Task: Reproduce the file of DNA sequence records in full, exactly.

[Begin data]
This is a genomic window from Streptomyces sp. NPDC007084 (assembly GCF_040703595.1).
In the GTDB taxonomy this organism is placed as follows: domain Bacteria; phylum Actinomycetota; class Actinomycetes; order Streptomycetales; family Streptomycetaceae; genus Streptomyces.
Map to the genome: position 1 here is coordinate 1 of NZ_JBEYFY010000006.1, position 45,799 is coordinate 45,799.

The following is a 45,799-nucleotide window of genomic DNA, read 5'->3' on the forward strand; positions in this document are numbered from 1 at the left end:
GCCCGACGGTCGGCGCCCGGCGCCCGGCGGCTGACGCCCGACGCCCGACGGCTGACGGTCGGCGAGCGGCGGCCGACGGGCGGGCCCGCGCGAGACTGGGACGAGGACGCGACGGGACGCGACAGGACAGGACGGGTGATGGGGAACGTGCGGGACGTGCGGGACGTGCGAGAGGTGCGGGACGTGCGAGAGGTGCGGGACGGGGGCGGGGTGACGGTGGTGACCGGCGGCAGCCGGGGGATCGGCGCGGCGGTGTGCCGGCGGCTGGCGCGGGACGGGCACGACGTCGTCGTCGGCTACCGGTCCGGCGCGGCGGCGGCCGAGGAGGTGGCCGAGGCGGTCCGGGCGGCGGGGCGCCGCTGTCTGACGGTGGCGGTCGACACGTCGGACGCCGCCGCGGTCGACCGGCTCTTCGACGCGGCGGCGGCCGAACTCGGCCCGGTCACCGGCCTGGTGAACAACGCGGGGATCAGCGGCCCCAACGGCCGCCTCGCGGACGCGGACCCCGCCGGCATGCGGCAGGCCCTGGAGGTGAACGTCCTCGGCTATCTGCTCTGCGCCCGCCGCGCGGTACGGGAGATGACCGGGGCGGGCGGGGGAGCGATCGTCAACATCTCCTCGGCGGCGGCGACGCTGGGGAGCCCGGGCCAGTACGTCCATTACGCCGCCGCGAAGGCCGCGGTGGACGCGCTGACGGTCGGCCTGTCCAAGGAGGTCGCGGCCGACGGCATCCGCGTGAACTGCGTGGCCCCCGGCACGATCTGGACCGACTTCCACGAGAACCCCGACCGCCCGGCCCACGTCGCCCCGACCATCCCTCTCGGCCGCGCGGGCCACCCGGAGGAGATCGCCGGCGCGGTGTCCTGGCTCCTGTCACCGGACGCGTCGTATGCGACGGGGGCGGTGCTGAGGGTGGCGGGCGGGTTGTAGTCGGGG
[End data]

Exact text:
This is a genomic window from Streptomyces sp. NPDC007084 (assembly GCF_040703595.1).
In the GTDB taxonomy this organism is placed as follows: domain Bacteria; phylum Actinomycetota; class Actinomycetes; order Streptomycetales; family Streptomycetaceae; genus Streptomyces.
Map to the genome: position 1 here is coordinate 1 of NZ_JBEYFY010000006.1, position 45,799 is coordinate 45,799.

The following is a 45,799-nucleotide window of genomic DNA, read 5'->3' on the forward strand; positions in this document are numbered from 1 at the left end:
GCCCGACGGTCGGCGCCCGGCGCCCGGCGGCTGACGCCCGACGCCCGACGGCTGACGGTCGGCGAGCGGCGGCCGACGGGCGGGCCCGCGCGAGACTGGGACGAGGACGCGACGGGACGCGACAGGACAGGACGGGTGATGGGGAACGTGCGGGACGTGCGGGACGTGCGAGAGGTGCGGGACGTGCGAGAGGTGCGGGACGGGGGCGGGGTGACGGTGGTGACCGGCGGCAGCCGGGGGATCGGCGCGGCGGTGTGCCGGCGGCTGGCGCGGGACGGGCACGACGTCGTCGTCGGCTACCGGTCCGGCGCGGCGGCGGCCGAGGAGGTGGCCGAGGCGGTCCGGGCGGCGGGGCGCCGCTGTCTGACGGTGGCGGTCGACACGTCGGACGCCGCCGCGGTCGACCGGCTCTTCGACGCGGCGGCGGCCGAACTCGGCCCGGTCACCGGCCTGGTGAACAACGCGGGGATCAGCGGCCCCAACGGCCGCCTCGCGGACGCGGACCCCGCCGGCATGCGGCAGGCCCTGGAGGTGAACGTCCTCGGCTATCTGCTCTGCGCCCGCCGCGCGGTACGGGAGATGACCGGGGCGGGCGGGGGAGCGATCGTCAACATCTCCTCGGCGGCGGCGACGCTGGGGAGCCCGGGCCAGTACGTCCATTACGCCGCCGCGAAGGCCGCGGTGGACGCGCTGACGGTCGGCCTGTCCAAGGAGGTCGCGGCCGACGGCATCCGCGTGAACTGCGTGGCCCCCGGCACGATCTGGACCGACTTCCACGAGAACCCCGACCGCCCGGCCCACGTCGCCCCGACCATCCCTCTCGGCCGCGCGGGCCACCCGGAGGAGATCGCCGGCGCGGTGTCCTGGCTCCTGTCACCGGACGCGTCGTATGCGACGGGGGCGGTGCTGAGGGTGGCGGGCGGGTTGTAGTCGGGG